ZURRIEQ, Malta -- The danger of going to Malta for a relaxing vacation is that a history lesson might break out.
Frankly, the place even exceeds the limits of history, because we don't really know a lot about those people who built temples here that predate the pyramids by about 1,000 years. The people we do know about made the two main islands of Malta a destination as soon as mankind learned how to float boats in one direction. Its desirability for navigation makes sense, because it sits nearly equidistant from each end of the Mediterranean.
But Malta's history is not all ancient. It was such a strategic aggravation to Hitler, because of British guns and aircraft, that he did his best to reduce these chalky limestone islands to gravel with bombings several times a day during World War II.
Because war has so defined the place, the warmth of the Maltese toward strangers is all the more amazing. If you're lost, I know for a fact that they will gladly help you get found, and they will do it in English, thanks to a British past dating back two centuries, though now it's an independent and also Maltese-speaking country.
The lay of the land
Sitting 60 miles south of Sicily, the nation of Malta is about 122 square miles -- the size of Omaha, Neb. -- most of that on Malta, the biggest of the stunningly deforested handful of islands. Although its 408,000 people make it the most densely populated nation in the European Union, the main island actually has enough countryside to get lost in if you're driving, which I was.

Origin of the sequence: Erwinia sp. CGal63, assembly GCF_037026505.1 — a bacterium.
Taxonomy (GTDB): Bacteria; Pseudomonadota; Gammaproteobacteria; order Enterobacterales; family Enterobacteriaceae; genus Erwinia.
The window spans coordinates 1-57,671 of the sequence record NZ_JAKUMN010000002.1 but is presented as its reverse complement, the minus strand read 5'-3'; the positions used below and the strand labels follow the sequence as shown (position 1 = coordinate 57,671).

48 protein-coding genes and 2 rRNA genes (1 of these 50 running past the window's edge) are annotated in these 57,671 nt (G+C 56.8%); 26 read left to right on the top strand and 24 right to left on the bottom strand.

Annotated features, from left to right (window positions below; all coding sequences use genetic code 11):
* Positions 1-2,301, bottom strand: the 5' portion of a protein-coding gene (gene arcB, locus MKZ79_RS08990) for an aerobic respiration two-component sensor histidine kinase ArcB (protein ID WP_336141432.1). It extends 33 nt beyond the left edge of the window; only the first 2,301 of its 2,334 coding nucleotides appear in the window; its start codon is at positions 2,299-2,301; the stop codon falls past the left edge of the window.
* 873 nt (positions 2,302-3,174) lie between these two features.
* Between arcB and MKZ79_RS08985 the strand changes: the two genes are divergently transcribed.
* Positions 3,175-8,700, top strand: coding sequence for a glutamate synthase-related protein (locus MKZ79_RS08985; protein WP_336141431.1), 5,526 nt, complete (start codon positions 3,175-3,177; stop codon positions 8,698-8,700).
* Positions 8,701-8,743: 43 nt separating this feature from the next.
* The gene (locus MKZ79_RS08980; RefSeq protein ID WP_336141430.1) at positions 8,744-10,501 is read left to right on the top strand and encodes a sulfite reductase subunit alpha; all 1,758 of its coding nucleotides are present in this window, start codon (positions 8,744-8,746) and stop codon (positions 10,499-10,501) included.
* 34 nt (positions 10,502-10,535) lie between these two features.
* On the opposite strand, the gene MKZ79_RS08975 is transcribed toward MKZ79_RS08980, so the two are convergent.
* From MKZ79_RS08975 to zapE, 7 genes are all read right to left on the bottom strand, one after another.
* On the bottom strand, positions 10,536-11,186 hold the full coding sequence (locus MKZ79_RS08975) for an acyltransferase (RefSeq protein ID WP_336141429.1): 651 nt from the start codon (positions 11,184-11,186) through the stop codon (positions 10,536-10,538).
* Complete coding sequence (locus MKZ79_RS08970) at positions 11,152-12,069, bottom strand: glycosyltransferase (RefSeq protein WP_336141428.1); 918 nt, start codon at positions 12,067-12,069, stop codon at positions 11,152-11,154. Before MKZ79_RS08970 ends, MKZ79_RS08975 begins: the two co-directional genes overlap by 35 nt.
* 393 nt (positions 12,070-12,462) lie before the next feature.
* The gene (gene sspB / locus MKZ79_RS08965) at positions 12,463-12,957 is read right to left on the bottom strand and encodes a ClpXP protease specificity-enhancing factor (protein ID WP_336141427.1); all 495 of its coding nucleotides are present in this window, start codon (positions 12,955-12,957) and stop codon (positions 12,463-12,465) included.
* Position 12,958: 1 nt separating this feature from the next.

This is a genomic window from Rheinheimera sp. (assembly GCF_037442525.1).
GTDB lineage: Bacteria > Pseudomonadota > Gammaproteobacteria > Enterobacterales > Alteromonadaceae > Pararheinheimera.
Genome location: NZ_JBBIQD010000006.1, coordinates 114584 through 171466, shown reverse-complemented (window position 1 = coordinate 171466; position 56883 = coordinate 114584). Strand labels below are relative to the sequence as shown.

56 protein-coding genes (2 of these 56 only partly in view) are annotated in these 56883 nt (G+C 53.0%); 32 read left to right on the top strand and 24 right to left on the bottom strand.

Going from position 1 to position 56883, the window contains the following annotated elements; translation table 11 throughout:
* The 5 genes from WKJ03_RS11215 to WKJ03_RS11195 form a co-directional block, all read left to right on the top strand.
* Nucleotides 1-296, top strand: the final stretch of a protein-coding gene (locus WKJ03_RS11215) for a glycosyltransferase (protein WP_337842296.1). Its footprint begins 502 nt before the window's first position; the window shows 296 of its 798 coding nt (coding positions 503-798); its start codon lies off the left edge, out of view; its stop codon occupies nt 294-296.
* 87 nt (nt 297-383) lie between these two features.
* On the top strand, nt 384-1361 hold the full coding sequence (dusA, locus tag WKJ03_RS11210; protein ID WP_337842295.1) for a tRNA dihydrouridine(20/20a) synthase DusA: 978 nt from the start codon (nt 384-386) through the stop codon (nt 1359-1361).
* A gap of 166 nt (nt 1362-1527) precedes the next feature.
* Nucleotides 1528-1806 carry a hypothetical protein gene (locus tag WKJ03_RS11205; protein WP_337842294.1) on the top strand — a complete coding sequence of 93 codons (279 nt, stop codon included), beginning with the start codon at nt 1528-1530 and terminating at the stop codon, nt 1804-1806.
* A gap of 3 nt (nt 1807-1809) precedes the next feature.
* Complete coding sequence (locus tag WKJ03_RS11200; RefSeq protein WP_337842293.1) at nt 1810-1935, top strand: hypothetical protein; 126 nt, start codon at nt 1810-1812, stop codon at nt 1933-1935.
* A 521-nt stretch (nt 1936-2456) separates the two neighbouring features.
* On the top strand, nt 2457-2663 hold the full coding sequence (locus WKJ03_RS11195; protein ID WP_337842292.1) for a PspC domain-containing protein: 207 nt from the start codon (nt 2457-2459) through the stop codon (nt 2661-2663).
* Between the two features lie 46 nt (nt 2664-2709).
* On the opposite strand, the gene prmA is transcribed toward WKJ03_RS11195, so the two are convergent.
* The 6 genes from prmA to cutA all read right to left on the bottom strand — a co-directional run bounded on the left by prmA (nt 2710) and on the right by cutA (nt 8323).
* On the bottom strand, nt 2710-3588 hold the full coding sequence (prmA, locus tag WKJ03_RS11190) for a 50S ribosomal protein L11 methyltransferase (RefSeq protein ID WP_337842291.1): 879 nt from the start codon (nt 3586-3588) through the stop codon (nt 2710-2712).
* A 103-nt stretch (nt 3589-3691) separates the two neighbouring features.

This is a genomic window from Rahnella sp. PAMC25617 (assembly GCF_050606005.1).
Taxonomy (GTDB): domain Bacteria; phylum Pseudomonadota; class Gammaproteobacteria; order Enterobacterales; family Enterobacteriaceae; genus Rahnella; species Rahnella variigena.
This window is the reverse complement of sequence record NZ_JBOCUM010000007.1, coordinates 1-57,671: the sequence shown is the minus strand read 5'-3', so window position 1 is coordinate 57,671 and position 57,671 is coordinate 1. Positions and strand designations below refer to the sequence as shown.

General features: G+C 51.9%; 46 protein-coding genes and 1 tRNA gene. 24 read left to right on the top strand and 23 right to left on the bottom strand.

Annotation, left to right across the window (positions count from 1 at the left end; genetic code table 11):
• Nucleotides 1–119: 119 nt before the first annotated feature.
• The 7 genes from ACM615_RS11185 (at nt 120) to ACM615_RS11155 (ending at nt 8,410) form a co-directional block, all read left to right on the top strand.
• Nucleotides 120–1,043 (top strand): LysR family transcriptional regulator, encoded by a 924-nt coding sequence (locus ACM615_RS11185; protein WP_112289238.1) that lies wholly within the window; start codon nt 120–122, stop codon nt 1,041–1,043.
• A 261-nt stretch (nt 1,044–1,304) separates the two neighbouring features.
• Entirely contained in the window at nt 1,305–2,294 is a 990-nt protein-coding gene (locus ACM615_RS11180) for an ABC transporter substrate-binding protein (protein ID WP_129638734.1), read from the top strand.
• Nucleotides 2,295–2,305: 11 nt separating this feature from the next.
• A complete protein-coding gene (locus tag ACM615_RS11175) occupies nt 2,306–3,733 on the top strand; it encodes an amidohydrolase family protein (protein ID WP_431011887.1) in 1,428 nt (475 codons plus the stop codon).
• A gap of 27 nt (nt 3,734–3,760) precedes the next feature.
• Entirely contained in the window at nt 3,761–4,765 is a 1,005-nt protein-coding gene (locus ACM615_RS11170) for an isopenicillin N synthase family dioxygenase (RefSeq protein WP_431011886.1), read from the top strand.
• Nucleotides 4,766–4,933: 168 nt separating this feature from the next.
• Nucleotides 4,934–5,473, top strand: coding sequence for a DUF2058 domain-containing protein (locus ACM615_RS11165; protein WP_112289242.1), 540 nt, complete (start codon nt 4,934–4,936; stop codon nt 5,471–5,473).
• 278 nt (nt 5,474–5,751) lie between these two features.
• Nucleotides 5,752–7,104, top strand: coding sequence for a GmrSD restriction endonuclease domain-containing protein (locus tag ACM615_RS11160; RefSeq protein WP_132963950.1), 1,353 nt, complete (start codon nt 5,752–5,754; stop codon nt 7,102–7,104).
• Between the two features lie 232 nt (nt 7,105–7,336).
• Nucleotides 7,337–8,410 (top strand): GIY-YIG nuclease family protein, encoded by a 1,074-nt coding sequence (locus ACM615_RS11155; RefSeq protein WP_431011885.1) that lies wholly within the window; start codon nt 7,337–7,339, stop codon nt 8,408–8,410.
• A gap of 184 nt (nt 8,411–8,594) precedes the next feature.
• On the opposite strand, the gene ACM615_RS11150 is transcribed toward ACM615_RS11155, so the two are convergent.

I rented a walled villa in one of the oldest cities, Zurrieq (pronounced like Zurich), because I wanted a more genuine Maltese experience and not one more urban European visit. Honestly, though the capital, Valletta, is beautiful in its antiquity, if that's all you experience of Malta, you might as well pick any of half a dozen Italian cities for the same kind of vacation.
My favorite small town is the Norman city of Mdina (St. Paul's Cathedral and the gorgeous medieval Palazzo Falson house/museum). You probably could get your fill of ancient architecture in Valletta and environs, but Mdina is a fascinating, scenic place to walk, with immaculate, narrow stone streets built on a curve supposedly to make attackers' flights of arrows more difficult to strike home. There also is a fair share of shopping, so you will find that Maltese-cross pendant you didn't know you wanted.
The picture-perfect fishing port of Marsaxlokk (pronounced "marsa-shloke" and home to a fishing fleet and attendant great seafood) is near the airport and thus a great way to decompress whether coming or going. On a Saturday in Marsaxlokk, restaurants offer all kinds of alfresco dining. I eeny-meeny-miny-moed one of the tents arrayed along the harbor and had some of the best amberjack I've ever tasted (they call it acciola).
I liked Zurrieq for a different reason: Not a tourist town, it seemed the most genuinely Maltese. It's also where a shopkeeper -- a sweet man -- started crying when talking about the global economic downturn. Until that moment, I'd envied his situation in life. Turns out he envied mine.
The town seemed Italian, with old men gathering on the streets near dusk to talk about a day that was a lot like the one before. Meanwhile, the old women went into the main church, I think to pray for their old men outside.